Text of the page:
"Sometimes I have to be a little careful, but I am open with my friends about it and tell them what is going on," Woody says. "People are open and accepting of it, and I'm still able to do everything I want to do."
In fall 2019, however, the demands of the work began weighing on him. "I could feel myself slowing down," Woody says. "I'd get home after a hard day of hiking, and I just had to go sit on the couch and recover for the next two days."
"After the operation, I felt like a different person, in a really good way."Woody Hust
At his next appointment with Dr. Cabalka, the decision was made to refer him to Dr. Dearani for his fifth open-heart surgery. "His aortic valve worked really well for many years, and then eventually started to leak," Dr. Cabalka says. "The leakage caused blood to back up into Woody's heart and necessitated another surgery where Woody received an artificial, mechanical aortic valve."
"After the operation, I felt like a different person, in a really good way," Woody says. "I have more energy. My heart rate is not as high. My heart doesn't pump when I'm doing those activities, and all around I feel a lot better."
The best part for Woody, who was back to skiing six weeks to the day after his surgery, was how the operation enhanced his performance on the slopes. "It's definitely improved my ability to ski. It's a big positive to have gotten that surgery."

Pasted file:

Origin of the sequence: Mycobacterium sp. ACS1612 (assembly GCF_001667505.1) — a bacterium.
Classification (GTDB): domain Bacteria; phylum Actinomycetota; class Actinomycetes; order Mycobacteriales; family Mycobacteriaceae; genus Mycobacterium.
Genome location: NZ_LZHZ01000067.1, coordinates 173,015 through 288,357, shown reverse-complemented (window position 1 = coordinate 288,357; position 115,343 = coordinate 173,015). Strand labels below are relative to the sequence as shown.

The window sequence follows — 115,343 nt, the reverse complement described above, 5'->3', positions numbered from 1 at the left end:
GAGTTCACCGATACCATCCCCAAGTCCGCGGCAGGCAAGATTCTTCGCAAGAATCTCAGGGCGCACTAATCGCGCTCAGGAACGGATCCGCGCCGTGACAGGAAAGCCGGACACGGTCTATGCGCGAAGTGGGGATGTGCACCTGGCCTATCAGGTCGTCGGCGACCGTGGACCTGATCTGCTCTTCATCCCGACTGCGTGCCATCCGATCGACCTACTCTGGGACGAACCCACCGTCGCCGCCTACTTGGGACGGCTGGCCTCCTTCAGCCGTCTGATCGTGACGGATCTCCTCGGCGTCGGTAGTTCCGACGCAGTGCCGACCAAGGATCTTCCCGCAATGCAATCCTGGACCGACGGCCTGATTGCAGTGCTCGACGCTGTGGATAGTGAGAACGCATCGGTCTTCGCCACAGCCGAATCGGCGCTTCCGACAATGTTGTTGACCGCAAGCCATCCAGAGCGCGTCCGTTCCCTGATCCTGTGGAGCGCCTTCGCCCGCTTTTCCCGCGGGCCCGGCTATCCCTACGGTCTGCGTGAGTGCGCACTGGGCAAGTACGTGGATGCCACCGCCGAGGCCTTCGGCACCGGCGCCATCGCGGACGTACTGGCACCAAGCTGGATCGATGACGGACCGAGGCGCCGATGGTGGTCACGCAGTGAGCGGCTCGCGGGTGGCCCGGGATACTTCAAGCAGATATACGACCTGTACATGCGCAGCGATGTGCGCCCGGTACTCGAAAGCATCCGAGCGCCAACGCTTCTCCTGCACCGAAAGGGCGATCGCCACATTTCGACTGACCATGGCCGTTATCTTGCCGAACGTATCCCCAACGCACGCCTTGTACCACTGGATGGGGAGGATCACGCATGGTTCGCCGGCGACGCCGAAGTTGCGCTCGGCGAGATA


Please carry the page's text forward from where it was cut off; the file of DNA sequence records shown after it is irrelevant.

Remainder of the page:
With the mechanical valve keeping his blood flowing smoothly, Woody should not need another open-heart surgery for a long time, Dr. Cabalka says. "We hope these valves will be really durable for most of his life. Barring infection or other issues, they could last many, many years."
When the time comes for Woody to receive a new pulmonary valve, the hope is that the valve can be replaced with a transcatheter valve, which would use a catheter inserted through the femoral artery, rather than open-heart surgery, to place the valve, Dr. Cabalka says.
To ensure that his heart valves and his heart function remain normal, Woody will continue visiting Dr. Cabalka annually for checkups. The visits are something he looks forward to. "It's been cool to go on this journey, from when I had that first surgery at Mayo at 15 to now, to be able to go back, just to say hi," Woody says. "I feel so cared about and valued there. I know a lot of other people with congenital heart defects who go elsewhere, and they don't have the same stories."
Visits with Woody and his parents are happy occasions for Dr. Cabalka. "We do have the medical visit, but then we spend the rest of the time chatting about their family and my family," she says. "It's always nice to have the personal relationship. It's this rewarding part of the doctor-patient relationship in Pediatric Cardiology that we really appreciate. As someone who's been able to care for Woody through his entire life so far, it really is a privilege to be able to see this young man grow up to the amazing person that he is."